Praedicat Blog – Risks on Your Phone and in Your Food

Praedicat Blog – Risks on Your Phone and in Your Food

Praedicat Blog – Risks on Your Phone and in Your Food 700 350 David Loughran

Debate over harmful effects of social media and microplastic pollution spilling into U.S. courts

by David Loughran

Legislators and regulators are putting intense pressure on social media and plastics companies to change their business practices and that pressure is now building in U.S. courts as well. Plaintiffs accuse companies like Meta Platforms, Snap, and TikTok of targeting minors with addictive social media applications causing mental health problems such as depression, anxiety, fatigue, insomnia, eating disorders, and even suicide. Meanwhile, the scourge of microplastic pollution has brought consumer and environmental advocacy groups to court seeking to prevent companies like Coca-Cola and Procter & Gamble from claiming single-use plastics can be recycled and compensation for the damage those products inflict once disposed.

When Meta Platforms’ CEO Mark Zuckerberg was asked during a congressional hearing in March 2021 about the connection between social media and the declining mental health of children, Zuckerberg responded: “I don’t think the research is conclusive on that.” He’s right on that point. Researchers continue to publish studies reporting a robust correlation between social media use and various mental health outcomes, but the study designs are not able to show convincingly that time spent on social media causes poor mental health. The correlation could be spurious, or the causation could even run in the opposite direction with poor mental health causing greater social media use.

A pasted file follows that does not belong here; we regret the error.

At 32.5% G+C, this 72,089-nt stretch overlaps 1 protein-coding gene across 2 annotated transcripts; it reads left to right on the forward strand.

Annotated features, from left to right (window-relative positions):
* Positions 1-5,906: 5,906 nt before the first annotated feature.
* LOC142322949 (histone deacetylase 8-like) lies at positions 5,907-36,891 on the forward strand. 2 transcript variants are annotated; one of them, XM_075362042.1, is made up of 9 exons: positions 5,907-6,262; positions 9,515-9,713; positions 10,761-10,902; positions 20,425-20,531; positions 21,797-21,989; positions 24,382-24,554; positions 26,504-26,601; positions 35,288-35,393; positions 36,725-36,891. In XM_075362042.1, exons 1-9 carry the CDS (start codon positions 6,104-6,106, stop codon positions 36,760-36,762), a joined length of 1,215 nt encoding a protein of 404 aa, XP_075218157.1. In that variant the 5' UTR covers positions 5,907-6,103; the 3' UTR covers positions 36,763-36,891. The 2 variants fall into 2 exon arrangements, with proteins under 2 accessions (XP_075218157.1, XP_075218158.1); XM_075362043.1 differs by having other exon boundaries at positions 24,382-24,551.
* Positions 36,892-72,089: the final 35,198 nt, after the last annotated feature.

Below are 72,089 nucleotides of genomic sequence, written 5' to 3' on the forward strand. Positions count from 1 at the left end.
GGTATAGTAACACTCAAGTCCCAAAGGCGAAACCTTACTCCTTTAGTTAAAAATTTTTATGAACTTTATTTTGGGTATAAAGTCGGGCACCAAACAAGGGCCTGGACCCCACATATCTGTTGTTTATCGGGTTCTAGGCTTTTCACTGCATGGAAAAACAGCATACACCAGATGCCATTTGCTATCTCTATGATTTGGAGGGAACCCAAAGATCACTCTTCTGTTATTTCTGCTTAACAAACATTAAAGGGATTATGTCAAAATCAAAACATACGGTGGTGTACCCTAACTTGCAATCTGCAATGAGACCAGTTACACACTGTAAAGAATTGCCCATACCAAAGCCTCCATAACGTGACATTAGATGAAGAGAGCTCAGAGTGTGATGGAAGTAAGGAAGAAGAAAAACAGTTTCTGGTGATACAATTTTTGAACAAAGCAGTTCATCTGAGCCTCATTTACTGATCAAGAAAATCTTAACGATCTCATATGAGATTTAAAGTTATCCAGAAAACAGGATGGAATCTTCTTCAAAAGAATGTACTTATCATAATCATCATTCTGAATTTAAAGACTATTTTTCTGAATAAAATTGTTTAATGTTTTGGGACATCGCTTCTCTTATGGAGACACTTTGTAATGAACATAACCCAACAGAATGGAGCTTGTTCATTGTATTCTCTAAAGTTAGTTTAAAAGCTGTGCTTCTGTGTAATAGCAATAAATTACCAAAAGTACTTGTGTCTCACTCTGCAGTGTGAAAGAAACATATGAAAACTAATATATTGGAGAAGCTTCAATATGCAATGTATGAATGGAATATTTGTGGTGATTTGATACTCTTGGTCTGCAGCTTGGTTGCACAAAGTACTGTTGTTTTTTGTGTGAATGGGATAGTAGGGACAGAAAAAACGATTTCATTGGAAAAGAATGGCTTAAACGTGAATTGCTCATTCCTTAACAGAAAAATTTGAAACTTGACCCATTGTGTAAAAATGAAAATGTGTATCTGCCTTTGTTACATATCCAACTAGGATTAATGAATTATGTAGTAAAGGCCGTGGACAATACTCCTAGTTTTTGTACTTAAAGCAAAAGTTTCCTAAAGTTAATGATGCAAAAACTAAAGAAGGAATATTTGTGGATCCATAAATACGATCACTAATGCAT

Then came Frances Haugen, a product manager at Facebook, who in the summer of 2021 provided the U.S. Securities and Exchange Committee with a trove of internal documents revealing that the company was well aware of growing evidence linking its business practices with a range of social ills, not the least of which is an increase in mental health problems among teenagers. Those revelations along with congressional hearings in October were enough to trigger a series of shareholder lawsuits against Meta Platforms and then the first bodily injury lawsuits in January 2022 alleging the social media company was responsible for the suicide of a teenage girl (Rodriguez v. Meta Platforms, Inc. et al) and the ongoing mental health problems of another (Doffing v. Meta Platforms, Inc. et al). Dozens of similar cases have since been filed against Meta Platforms in federal courts across the country and plaintiff attorneys have requested that the U.S. Judicial Panel on Multidistrict Litigation consolidate those cases before a single court so that common questions of fact and law can be adjudicated in a fair and efficient manner.

While Meta Platforms is most commonly targeted in this emerging litigation event, the plaintiffs’ bar has its sights set on other big tech companies as well. Google and Apple have been sued for distributing addictive gambling apps while Snap and TikTok have been sued for bodily injuries allegedly caused by content available on their platforms.